The Nazi hunters

Andrew Nagorski

Book - 2016

"Describes the small group of men and women who sought out former Nazis all over the world after the Nuremberg trials, refusing to let their crimes be forgotten or allowing them to quietly live inconspicuous, normal lives."--NoveList.

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Subjects
Published
New York, NY : Simon & Schuster 2016.
Edition
First Simon & Schuster hardcover edition
Language
English
Physical Description
xv, 393 pages, 16 unnumbered pages of plates : illustrations ; 25 cm
Bibliography
Includes bibliographical references (pages 331-371) and index.
ISBN
9781476771861
1476771863
9781476771878
1476771871
Main Author
Andrew Nagorski (author)
Review by Library Journal Reviews

Former Newsweek journalist Nagorski, who previously chronicled the Nazis' rise to power in his 2013 work Hitlerland, now turns his attention to the postwar quest to bring Nazi war criminals to justice. In addition to recounting the Nuremberg Trials after World War II, the author provides fascinating insight into those who continued to pursue war criminals after the spotlight had faded. Some of these figures are well known—Serge and Beate Klarsfeld and Simon Wiesenthal—others are more obscure such as Alabama lawyer William Denson, who participated not only in the prosecution of Nazis in Germany but also served as a mentor to government investigators pursuing Nazi criminals living in the United States. Nagorski's analysis of the variations in approach between government and private Nazi hunters is informational. Of particular interest is how the tensions among various individuals and organizations can magnify in the media spotlight, such as the 1980s revelation of Austrian politician Kurt Waldheim being a former member of the Wehrmacht. VERDICT Recommended for public libraries and specialized collections.—Frederic Krome, Univ. of Cincinnati Clermont Coll. [Page 123]. (c) Copyright 2016 Library Journals LLC, a wholly owned subsidiary of Media Source, Inc. No redistribution permitted.

Review by Publisher Summary 1

Describes the small group of men and women who sought out former Nazis all over the world after the Nuremberg trials, refusing to let their crimes be forgotten or allowing them to quietly live inconspicuous, normal lives.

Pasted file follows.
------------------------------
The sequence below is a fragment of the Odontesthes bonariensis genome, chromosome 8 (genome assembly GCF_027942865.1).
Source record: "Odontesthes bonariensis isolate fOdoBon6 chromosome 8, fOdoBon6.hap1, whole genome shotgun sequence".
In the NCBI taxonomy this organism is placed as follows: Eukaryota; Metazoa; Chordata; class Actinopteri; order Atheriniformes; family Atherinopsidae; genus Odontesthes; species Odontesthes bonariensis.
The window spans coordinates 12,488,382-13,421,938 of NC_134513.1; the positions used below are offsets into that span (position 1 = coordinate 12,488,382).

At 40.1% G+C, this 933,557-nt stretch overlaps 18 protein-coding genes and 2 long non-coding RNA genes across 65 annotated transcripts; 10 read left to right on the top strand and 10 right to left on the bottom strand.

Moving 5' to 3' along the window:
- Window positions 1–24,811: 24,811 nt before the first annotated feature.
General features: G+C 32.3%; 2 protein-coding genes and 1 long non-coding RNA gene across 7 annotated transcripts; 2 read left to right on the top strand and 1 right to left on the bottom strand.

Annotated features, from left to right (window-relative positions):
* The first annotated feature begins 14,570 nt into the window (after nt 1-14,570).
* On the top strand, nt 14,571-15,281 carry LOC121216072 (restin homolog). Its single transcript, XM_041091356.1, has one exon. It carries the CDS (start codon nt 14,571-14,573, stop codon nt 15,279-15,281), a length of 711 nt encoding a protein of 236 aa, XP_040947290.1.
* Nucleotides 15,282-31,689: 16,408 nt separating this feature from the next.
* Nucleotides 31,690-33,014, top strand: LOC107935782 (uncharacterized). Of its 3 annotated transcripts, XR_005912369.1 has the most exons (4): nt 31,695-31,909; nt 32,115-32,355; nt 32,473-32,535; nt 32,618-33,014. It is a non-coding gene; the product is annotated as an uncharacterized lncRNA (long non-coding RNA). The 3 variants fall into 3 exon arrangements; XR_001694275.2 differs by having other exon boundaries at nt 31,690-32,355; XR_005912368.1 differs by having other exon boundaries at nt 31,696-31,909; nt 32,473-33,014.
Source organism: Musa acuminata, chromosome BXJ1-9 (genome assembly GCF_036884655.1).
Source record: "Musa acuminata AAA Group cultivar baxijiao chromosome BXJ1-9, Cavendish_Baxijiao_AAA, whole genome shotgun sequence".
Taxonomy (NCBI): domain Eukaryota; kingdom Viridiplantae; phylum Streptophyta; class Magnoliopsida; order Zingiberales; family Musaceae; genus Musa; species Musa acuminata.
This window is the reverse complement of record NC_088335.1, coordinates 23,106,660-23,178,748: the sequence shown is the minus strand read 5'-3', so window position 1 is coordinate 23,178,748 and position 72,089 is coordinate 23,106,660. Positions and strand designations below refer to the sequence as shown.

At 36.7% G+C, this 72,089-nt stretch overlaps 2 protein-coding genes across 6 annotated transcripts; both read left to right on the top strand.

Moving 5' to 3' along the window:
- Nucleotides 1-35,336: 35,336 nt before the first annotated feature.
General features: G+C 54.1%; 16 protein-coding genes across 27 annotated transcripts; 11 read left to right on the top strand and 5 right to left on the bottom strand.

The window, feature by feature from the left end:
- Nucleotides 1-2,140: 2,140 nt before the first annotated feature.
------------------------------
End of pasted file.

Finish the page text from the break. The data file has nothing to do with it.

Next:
Review by Publisher Summary 2

Describes the small group of men and women who sought out former Nazis all over the world after the Nuremberg trials, refusing to let their crimes be forgotten or allow them to quietly live inconspicuous, normal lives.

Review by Publisher Summary 3

'[A] deep and sweeping account of a relentless search for justice.' 'The Washington PostMore than seven decades after the end of the Second World War, the era of the Nazi Hunters is drawing to a close as they and the hunted die off. Their saga can now be told almost in its entirety.After the Nuremberg trials and the start of the Cold War, most of the victors in World War II lost interest in prosecuting Nazi war criminals. Many of the lower-ranking perpetrators quickly blended in with the millions who were seeking to rebuild their lives in a new Europe, while those who felt most at risk fled the continent. The Nazi Hunters focuses on the small band of men and women who refused to allow their crimes to be forgotten'and who were determined to track them down to the furthest corners of the earth.The Nazi Hunters reveals the experiences of the young American prosecutors in the Nuremberg and Dachau trials, Benjamin Ferencz and William Denson; the Polish investigating judge Jan Sehn, who handled the case of Auschwitz commandant Rudolf Höss; Germany's judge and prosecutor Fritz Bauer, who repeatedly forced his countrymen to confront their country's record of mass murder; the Mossad agent Rafi Eitan, who was in charge of the Israeli team that nabbed Eichmann; and Eli Rosenbaum, who rose to head the US Justice Department's Office of Special Investigations that belatedly sought to expel war criminals who were living quietly in the United States. But some of the Nazi hunters' most controversial actions involved the more ambiguous cases, such as former UN Secretary-General Kurt Waldheim's attempt to cover up his wartime history. Or the fate of concentration camp guards who have lived into their nineties, long past the time when reliable eyewitnesses could be found to pinpoint their exact roles.The story of the Nazi hunters is coming to a natural end. It was unprecedented in so many ways, especially the degree to which the initial impulse of revenge was transformed into a struggle for justice. The Nazi hunters have transformed our fundamental notions of right and wrong. Andrew Nagorski's book is a richly reconstructed odyssey and an unforgettable tale of gritty determination, at times reckless behavior, and relentless pursuit.